Sunday, March 3, 2013

Tour of Chatsworth House........An English Jewel

Home to the Duke and Duchess of Devonshire, since the 15th century, Chatsworth House is a living and working testament to how a major country house can become so much more than just a crumbling pile in which an aristocratic family live. Chatsworth has been lovingly cared for, restored and kept in wonderful condition. It is quite rightly one of the most popular historic houses in the country and any trip to the Peak District would not be complete without a visit.

The Chatsworth story began with Bess of Hardwick in Tudor times, who was a forebear of the Devonshires, and continues now with Peregrine, the 12th Duke of Devonshire who inherited the title on the death of his father Andrew in 2004. For most of its life Chatsworth was - in its magnificent way - the physical embodiment of their wealth and status.

It has also become a successful Hollywood star in its own right. It figured prominently in the 2005 film of Pride And Prejudice starring Keira Knightley. When Jane Austen needed inspiration for Pemberley, the home of Mr Darcy, she had to look no further than Chatsworth which is actually referred to by name in her novel.The house  had another Hollywood moment as an unlikely backdrop to The Wolfman, starring Anthony Hopkins. Keira Knightley returned to Chatsworth in 2008 to film The Duchess in which she played the part of Georgiana, the first wife of William Cavendish, 5th Duke of Devonshire.

The house, set in expansive parkland and backed by wooded hills rising to heather moorland, contains a unique collection of priceless paintings, furniture, sculptures, books and other artifacts.  Chatsworth has been selected as the United Kingdom's favorite country house several times. I hope you enjoy the tour!!

Meet the man of the house: The present Duke of Devonshire cradling the fabulous Kniphausen Hawk, a 17th Century statuette made of silver and silver gilt and set with precious gemstones, which has been at Chatsworth since 1819. This extraordinary bird is said to have provided the inspiration for the priceless statuette at the heart of the intrigue in The Maltese Falcon, the 1941 movie which stars Humphrey Bogart.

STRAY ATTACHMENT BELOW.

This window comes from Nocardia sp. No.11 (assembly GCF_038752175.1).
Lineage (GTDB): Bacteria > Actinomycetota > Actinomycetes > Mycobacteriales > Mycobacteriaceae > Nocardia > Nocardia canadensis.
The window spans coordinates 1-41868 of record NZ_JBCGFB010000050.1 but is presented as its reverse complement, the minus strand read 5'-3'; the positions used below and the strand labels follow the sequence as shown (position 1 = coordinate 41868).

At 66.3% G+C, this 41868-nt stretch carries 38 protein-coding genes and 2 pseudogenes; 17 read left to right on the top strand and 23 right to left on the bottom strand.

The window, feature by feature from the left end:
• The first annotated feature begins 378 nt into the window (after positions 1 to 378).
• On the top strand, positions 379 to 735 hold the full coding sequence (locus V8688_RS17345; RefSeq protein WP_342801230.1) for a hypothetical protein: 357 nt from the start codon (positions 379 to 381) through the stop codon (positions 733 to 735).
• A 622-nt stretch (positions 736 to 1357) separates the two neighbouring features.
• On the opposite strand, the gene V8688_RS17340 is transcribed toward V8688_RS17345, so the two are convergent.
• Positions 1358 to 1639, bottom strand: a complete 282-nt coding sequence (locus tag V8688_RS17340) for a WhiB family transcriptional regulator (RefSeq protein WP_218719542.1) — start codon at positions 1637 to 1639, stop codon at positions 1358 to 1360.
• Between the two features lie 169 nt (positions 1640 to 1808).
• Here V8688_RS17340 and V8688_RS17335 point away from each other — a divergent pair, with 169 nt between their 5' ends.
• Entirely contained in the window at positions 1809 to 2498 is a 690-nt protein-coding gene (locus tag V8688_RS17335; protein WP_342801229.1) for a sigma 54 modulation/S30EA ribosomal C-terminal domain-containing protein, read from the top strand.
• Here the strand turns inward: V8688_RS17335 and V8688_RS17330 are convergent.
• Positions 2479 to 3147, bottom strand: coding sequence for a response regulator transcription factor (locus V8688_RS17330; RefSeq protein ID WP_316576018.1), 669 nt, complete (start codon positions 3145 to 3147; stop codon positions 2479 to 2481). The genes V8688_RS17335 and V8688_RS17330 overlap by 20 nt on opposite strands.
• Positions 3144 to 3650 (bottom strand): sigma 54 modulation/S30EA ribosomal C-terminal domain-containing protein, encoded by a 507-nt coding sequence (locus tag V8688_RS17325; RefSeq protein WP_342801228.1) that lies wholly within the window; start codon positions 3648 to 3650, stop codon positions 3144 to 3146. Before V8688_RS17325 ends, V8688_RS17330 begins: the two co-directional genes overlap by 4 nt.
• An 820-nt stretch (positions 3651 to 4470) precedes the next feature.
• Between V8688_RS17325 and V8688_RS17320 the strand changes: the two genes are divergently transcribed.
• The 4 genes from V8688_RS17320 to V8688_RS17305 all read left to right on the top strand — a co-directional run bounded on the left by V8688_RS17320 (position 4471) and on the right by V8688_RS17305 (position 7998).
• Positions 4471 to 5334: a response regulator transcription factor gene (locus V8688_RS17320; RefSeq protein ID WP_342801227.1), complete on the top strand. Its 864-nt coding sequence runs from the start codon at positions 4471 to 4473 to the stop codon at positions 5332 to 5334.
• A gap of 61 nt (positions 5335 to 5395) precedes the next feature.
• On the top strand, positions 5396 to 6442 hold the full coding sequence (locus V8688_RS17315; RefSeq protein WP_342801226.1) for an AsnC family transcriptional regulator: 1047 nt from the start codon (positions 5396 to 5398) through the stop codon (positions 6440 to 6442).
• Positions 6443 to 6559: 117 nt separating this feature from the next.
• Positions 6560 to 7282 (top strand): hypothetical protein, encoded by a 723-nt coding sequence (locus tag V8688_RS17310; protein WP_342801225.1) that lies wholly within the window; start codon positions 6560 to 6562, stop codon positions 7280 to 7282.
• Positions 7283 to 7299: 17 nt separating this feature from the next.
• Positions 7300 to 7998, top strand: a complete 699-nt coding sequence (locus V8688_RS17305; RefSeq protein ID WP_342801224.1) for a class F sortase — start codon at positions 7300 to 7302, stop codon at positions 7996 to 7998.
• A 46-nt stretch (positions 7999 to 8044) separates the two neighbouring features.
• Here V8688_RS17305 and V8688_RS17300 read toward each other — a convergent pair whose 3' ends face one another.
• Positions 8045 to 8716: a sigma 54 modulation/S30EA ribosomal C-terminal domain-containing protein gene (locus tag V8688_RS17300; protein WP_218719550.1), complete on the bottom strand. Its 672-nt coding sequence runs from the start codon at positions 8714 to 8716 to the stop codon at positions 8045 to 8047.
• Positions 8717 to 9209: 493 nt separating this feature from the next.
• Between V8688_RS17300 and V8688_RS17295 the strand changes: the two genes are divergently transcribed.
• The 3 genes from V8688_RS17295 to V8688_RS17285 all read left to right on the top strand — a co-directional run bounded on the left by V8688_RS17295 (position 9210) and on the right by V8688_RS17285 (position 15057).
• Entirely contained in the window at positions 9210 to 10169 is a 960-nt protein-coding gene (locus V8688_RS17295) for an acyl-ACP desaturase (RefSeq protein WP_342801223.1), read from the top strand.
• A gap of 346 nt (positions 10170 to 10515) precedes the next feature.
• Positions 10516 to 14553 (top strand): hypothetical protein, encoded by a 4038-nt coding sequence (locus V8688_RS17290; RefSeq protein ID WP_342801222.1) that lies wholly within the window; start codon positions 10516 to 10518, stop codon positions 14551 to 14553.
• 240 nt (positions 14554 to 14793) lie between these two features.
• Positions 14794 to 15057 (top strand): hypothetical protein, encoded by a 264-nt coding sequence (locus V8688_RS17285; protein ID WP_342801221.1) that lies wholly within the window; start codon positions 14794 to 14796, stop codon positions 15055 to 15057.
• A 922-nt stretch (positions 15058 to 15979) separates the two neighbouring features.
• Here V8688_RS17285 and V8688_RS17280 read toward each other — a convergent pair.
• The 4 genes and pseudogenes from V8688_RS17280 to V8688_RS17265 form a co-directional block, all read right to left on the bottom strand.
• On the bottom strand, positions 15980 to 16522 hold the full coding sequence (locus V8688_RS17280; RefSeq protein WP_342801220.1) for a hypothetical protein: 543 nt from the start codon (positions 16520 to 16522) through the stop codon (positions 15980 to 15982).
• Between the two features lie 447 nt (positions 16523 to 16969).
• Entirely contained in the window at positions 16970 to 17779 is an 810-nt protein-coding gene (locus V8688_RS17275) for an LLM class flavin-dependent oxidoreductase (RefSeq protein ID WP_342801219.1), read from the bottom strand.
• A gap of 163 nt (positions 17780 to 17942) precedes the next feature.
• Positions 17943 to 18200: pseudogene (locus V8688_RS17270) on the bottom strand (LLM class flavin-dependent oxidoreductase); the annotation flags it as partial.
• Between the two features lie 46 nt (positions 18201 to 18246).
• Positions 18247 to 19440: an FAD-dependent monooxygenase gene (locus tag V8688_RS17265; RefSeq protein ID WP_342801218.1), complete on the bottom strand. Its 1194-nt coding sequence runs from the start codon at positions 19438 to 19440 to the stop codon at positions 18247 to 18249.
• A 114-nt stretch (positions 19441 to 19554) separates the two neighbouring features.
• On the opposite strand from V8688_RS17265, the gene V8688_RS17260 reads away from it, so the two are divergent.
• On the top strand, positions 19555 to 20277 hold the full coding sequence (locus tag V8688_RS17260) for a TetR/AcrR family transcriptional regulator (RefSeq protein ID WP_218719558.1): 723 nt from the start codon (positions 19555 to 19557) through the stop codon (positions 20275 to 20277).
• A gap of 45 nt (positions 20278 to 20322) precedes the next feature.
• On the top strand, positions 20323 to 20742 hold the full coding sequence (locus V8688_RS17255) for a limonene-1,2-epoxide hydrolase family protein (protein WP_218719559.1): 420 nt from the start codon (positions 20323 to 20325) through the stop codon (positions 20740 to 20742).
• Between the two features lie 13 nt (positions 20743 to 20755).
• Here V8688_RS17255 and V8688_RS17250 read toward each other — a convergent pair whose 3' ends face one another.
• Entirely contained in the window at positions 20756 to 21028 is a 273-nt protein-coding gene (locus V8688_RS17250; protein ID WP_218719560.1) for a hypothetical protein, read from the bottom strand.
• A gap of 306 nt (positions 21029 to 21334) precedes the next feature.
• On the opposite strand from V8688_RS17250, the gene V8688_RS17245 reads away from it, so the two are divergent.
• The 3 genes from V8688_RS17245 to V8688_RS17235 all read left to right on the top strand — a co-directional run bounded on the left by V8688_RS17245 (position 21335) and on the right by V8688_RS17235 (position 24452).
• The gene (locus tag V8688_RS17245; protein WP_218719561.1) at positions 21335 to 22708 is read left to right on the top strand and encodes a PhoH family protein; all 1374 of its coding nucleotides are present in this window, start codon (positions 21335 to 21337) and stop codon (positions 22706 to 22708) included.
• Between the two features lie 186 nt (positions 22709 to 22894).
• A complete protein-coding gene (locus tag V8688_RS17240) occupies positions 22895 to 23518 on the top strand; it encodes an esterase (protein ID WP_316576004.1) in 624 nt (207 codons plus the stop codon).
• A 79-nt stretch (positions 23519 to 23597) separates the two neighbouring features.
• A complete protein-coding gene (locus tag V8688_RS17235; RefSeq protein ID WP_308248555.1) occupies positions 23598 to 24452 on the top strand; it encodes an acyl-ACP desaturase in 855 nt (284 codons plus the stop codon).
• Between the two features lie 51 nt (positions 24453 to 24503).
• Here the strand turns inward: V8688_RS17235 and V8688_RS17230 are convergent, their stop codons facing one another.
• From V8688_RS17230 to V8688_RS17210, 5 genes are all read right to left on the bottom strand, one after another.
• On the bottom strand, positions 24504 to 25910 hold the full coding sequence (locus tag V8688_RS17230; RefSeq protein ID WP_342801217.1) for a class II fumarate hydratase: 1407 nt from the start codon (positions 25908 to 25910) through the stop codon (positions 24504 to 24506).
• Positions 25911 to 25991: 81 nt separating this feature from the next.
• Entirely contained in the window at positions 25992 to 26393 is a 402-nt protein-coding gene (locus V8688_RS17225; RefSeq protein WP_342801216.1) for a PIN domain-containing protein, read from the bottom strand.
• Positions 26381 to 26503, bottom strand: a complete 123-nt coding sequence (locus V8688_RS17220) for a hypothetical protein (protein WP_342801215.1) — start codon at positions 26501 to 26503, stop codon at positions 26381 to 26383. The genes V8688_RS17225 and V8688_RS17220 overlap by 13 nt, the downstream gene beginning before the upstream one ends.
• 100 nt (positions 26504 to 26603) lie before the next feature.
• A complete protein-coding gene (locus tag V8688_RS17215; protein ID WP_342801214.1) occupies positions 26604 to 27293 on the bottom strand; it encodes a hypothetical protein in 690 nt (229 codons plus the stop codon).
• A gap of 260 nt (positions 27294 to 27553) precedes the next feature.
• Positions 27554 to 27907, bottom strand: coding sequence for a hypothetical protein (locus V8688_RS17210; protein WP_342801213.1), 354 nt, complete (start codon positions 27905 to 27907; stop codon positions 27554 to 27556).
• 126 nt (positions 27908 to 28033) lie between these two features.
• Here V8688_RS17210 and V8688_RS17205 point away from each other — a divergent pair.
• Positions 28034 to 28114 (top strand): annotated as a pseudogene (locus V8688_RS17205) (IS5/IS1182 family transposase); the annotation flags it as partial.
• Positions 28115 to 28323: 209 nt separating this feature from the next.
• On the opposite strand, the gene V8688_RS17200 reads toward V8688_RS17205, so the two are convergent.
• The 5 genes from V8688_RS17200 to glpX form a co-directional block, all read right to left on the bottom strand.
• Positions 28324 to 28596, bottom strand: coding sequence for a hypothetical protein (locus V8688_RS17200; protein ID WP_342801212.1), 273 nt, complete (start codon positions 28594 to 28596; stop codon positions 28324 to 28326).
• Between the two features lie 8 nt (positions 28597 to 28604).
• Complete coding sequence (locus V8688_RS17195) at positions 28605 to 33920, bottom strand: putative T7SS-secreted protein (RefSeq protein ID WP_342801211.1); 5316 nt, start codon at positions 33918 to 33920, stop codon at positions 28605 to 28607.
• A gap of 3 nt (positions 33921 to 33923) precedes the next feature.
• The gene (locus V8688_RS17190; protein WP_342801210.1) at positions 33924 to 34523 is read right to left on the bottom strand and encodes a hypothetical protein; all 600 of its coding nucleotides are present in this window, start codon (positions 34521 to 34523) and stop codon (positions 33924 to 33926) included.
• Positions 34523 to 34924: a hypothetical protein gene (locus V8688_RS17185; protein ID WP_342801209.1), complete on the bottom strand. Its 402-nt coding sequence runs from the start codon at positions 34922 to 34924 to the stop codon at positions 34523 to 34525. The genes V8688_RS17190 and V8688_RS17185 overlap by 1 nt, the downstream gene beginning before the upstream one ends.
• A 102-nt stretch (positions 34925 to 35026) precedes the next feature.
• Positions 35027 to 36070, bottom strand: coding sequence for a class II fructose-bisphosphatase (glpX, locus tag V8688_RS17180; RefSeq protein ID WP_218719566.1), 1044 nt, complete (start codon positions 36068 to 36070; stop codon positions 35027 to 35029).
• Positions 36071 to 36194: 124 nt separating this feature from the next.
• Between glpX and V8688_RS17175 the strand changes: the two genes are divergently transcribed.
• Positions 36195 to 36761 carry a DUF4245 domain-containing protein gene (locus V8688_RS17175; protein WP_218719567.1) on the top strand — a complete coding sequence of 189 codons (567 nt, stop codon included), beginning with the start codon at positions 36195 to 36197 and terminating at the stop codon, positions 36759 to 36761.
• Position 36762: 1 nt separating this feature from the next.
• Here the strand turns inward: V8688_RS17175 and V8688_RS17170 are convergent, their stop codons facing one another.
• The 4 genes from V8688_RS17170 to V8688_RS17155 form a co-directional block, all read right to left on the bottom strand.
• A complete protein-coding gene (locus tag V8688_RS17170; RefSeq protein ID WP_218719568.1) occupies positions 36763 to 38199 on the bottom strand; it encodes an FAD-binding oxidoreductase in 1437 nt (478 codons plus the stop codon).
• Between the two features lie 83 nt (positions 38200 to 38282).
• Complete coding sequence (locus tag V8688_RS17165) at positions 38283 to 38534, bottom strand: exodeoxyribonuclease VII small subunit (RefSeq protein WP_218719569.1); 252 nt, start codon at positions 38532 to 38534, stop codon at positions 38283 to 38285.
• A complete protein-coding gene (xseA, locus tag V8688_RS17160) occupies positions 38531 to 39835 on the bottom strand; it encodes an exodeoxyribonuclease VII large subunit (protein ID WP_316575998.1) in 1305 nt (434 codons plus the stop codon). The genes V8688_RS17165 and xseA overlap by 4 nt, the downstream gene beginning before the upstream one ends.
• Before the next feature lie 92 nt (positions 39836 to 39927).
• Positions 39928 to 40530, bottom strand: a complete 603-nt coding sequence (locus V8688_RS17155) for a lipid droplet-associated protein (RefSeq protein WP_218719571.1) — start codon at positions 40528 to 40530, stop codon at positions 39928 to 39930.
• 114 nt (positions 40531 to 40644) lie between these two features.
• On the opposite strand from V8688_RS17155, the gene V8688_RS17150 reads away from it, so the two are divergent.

It is arguably England's most handsome country house - Chatsworth, ancestral home of the Dukes of Devonshire --which has survived most impressively. In fact, it has not merely survived but has successfully recreated itself as one of the world's most extraordinary tourist attractions.

Throughout the house, there are magnificent displays of paintings, furniture, silver, tapestries and porcelain and a gallery of neo-classical sculptures.

The state drawing room at Chatsworth House with the 1st Duke of Devonshire's portrait, Delft pyramid vases and Mortlake tapestries.

Stunning frescoes in the Painted Hall at Chatsworth house.

The Chapel at Chatsworth

The Library contains 17,000 volumes.

The real deal: Thomas Gainsborough's portrait of Georgiana, Duchess of Devonshire

Keira Knightley starred in the 2008 movie The Duchess

One of the ornate bedrooms of Chatsworth House.

The Dining Room at Chatsworth House is lovely anytime of the year......

especially at Christmas.

One of the fabulous ceilings

State Bedroom at Chatsworth

The Sculpture Gallery

Chatsworth House Maze

The estate has many typical English gardens.

The gardens are also host to a variety of contemporary sculptures.

Damien Hirst pieces at the Chatsworth House sculpture exhibition.

The Cascade and Cascade House is a set of stone steps over which water flows from a set of fountains at the top. It was built in 1696 and rebuilt on a grander scale in 1701. In 1703 a grand baroque Temple or Cascade House designed by Thomas Archer was added at the top. It has 24 cut steps, each slightly different and with a variety of textures so that each gives a different sound when water runs over and down them.

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Lisa Farmer

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